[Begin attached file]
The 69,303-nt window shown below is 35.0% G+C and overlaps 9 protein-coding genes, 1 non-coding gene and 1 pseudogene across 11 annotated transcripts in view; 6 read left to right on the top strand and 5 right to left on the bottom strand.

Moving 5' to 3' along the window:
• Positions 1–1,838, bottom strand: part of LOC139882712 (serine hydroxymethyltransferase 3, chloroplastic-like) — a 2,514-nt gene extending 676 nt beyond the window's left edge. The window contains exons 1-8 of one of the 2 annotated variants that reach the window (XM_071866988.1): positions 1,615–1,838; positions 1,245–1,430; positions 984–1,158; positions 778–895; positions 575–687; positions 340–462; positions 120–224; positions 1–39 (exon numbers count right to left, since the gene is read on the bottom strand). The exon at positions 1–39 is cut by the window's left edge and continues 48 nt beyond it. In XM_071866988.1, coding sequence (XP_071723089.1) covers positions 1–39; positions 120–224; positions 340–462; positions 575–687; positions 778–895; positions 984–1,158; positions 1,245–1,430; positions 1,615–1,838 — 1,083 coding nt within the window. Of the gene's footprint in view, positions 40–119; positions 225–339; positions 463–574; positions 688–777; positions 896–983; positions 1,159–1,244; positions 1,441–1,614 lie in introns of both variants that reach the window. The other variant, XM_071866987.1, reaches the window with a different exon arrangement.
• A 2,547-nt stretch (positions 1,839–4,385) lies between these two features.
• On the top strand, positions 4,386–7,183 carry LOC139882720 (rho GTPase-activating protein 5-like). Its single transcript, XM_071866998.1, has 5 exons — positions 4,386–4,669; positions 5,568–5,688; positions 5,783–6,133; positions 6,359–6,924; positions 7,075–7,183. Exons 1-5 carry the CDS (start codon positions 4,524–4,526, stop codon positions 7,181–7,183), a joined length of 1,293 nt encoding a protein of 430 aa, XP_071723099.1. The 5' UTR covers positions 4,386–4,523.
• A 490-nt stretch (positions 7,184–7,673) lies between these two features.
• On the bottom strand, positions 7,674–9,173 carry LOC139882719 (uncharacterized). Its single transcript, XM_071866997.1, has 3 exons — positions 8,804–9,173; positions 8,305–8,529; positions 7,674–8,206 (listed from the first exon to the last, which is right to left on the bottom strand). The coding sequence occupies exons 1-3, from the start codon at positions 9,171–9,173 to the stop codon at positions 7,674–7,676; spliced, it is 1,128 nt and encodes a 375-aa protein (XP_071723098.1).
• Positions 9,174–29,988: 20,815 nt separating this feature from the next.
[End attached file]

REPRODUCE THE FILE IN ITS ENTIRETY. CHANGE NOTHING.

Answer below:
The 69,303-nt window shown below is 35.0% G+C and overlaps 9 protein-coding genes, 1 non-coding gene and 1 pseudogene across 11 annotated transcripts in view; 6 read left to right on the top strand and 5 right to left on the bottom strand.

Moving 5' to 3' along the window:
• Positions 1–1,838, bottom strand: part of LOC139882712 (serine hydroxymethyltransferase 3, chloroplastic-like) — a 2,514-nt gene extending 676 nt beyond the window's left edge. The window contains exons 1-8 of one of the 2 annotated variants that reach the window (XM_071866988.1): positions 1,615–1,838; positions 1,245–1,430; positions 984–1,158; positions 778–895; positions 575–687; positions 340–462; positions 120–224; positions 1–39 (exon numbers count right to left, since the gene is read on the bottom strand). The exon at positions 1–39 is cut by the window's left edge and continues 48 nt beyond it. In XM_071866988.1, coding sequence (XP_071723089.1) covers positions 1–39; positions 120–224; positions 340–462; positions 575–687; positions 778–895; positions 984–1,158; positions 1,245–1,430; positions 1,615–1,838 — 1,083 coding nt within the window. Of the gene's footprint in view, positions 40–119; positions 225–339; positions 463–574; positions 688–777; positions 896–983; positions 1,159–1,244; positions 1,441–1,614 lie in introns of both variants that reach the window. The other variant, XM_071866987.1, reaches the window with a different exon arrangement.
• A 2,547-nt stretch (positions 1,839–4,385) lies between these two features.
• On the top strand, positions 4,386–7,183 carry LOC139882720 (rho GTPase-activating protein 5-like). Its single transcript, XM_071866998.1, has 5 exons — positions 4,386–4,669; positions 5,568–5,688; positions 5,783–6,133; positions 6,359–6,924; positions 7,075–7,183. Exons 1-5 carry the CDS (start codon positions 4,524–4,526, stop codon positions 7,181–7,183), a joined length of 1,293 nt encoding a protein of 430 aa, XP_071723099.1. The 5' UTR covers positions 4,386–4,523.
• A 490-nt stretch (positions 7,184–7,673) lies between these two features.
• On the bottom strand, positions 7,674–9,173 carry LOC139882719 (uncharacterized). Its single transcript, XM_071866997.1, has 3 exons — positions 8,804–9,173; positions 8,305–8,529; positions 7,674–8,206 (listed from the first exon to the last, which is right to left on the bottom strand). The coding sequence occupies exons 1-3, from the start codon at positions 9,171–9,173 to the stop codon at positions 7,674–7,676; spliced, it is 1,128 nt and encodes a 375-aa protein (XP_071723098.1).
• Positions 9,174–29,988: 20,815 nt separating this feature from the next.